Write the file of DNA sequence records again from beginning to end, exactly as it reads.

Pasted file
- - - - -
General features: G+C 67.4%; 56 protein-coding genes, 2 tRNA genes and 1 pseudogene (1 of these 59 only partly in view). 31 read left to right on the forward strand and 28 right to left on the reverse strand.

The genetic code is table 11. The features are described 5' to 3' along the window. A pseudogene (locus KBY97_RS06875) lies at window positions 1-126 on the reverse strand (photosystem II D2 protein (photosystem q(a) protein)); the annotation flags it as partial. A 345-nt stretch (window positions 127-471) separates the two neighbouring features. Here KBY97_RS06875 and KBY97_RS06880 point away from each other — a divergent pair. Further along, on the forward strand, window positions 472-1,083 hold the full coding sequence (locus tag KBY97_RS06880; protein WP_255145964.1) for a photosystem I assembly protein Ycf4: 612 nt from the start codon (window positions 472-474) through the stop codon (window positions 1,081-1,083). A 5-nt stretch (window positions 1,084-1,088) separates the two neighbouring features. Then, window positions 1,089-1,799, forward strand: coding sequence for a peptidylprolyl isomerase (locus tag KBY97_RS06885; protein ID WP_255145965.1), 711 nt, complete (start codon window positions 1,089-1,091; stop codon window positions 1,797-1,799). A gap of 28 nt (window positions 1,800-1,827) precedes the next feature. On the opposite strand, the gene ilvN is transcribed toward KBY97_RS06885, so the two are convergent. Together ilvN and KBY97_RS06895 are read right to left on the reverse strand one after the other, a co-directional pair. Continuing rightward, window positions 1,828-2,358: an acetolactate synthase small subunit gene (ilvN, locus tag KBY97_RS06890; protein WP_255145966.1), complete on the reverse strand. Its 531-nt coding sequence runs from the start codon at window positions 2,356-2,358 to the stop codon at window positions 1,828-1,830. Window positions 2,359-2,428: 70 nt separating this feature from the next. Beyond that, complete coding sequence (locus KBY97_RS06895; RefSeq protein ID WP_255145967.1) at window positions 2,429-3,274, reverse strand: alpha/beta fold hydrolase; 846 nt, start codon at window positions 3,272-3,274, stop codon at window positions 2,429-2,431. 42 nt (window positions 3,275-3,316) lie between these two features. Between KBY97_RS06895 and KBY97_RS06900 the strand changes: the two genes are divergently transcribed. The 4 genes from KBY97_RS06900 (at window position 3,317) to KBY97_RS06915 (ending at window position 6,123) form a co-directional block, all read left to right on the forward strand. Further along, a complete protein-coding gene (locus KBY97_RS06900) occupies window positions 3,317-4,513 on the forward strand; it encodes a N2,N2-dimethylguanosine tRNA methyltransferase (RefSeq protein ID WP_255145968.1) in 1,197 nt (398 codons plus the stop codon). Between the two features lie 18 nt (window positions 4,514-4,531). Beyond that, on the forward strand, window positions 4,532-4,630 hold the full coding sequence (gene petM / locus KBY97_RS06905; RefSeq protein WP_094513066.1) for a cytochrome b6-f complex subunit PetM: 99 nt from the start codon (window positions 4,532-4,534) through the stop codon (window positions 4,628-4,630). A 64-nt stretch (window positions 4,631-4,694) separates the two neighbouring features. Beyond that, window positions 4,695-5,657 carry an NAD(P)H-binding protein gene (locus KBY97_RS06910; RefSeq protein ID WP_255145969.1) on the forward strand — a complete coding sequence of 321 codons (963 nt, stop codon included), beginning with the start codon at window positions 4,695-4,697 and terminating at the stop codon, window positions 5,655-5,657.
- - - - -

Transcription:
General features: G+C 67.4%; 56 protein-coding genes, 2 tRNA genes and 1 pseudogene (1 of these 59 only partly in view). 31 read left to right on the forward strand and 28 right to left on the reverse strand.

The genetic code is table 11. The features are described 5' to 3' along the window. A pseudogene (locus KBY97_RS06875) lies at window positions 1-126 on the reverse strand (photosystem II D2 protein (photosystem q(a) protein)); the annotation flags it as partial. A 345-nt stretch (window positions 127-471) separates the two neighbouring features. Here KBY97_RS06875 and KBY97_RS06880 point away from each other — a divergent pair. Further along, on the forward strand, window positions 472-1,083 hold the full coding sequence (locus tag KBY97_RS06880; protein WP_255145964.1) for a photosystem I assembly protein Ycf4: 612 nt from the start codon (window positions 472-474) through the stop codon (window positions 1,081-1,083). A 5-nt stretch (window positions 1,084-1,088) separates the two neighbouring features. Then, window positions 1,089-1,799, forward strand: coding sequence for a peptidylprolyl isomerase (locus tag KBY97_RS06885; protein ID WP_255145965.1), 711 nt, complete (start codon window positions 1,089-1,091; stop codon window positions 1,797-1,799). A gap of 28 nt (window positions 1,800-1,827) precedes the next feature. On the opposite strand, the gene ilvN is transcribed toward KBY97_RS06885, so the two are convergent. Together ilvN and KBY97_RS06895 are read right to left on the reverse strand one after the other, a co-directional pair. Continuing rightward, window positions 1,828-2,358: an acetolactate synthase small subunit gene (ilvN, locus tag KBY97_RS06890; protein WP_255145966.1), complete on the reverse strand. Its 531-nt coding sequence runs from the start codon at window positions 2,356-2,358 to the stop codon at window positions 1,828-1,830. Window positions 2,359-2,428: 70 nt separating this feature from the next. Beyond that, complete coding sequence (locus KBY97_RS06895; RefSeq protein ID WP_255145967.1) at window positions 2,429-3,274, reverse strand: alpha/beta fold hydrolase; 846 nt, start codon at window positions 3,272-3,274, stop codon at window positions 2,429-2,431. 42 nt (window positions 3,275-3,316) lie between these two features. Between KBY97_RS06895 and KBY97_RS06900 the strand changes: the two genes are divergently transcribed. The 4 genes from KBY97_RS06900 (at window position 3,317) to KBY97_RS06915 (ending at window position 6,123) form a co-directional block, all read left to right on the forward strand. Further along, a complete protein-coding gene (locus KBY97_RS06900) occupies window positions 3,317-4,513 on the forward strand; it encodes a N2,N2-dimethylguanosine tRNA methyltransferase (RefSeq protein ID WP_255145968.1) in 1,197 nt (398 codons plus the stop codon). Between the two features lie 18 nt (window positions 4,514-4,531). Beyond that, on the forward strand, window positions 4,532-4,630 hold the full coding sequence (gene petM / locus KBY97_RS06905; RefSeq protein WP_094513066.1) for a cytochrome b6-f complex subunit PetM: 99 nt from the start codon (window positions 4,532-4,534) through the stop codon (window positions 4,628-4,630). A 64-nt stretch (window positions 4,631-4,694) separates the two neighbouring features. Beyond that, window positions 4,695-5,657 carry an NAD(P)H-binding protein gene (locus KBY97_RS06910; RefSeq protein ID WP_255145969.1) on the forward strand — a complete coding sequence of 321 codons (963 nt, stop codon included), beginning with the start codon at window positions 4,695-4,697 and terminating at the stop codon, window positions 5,655-5,657.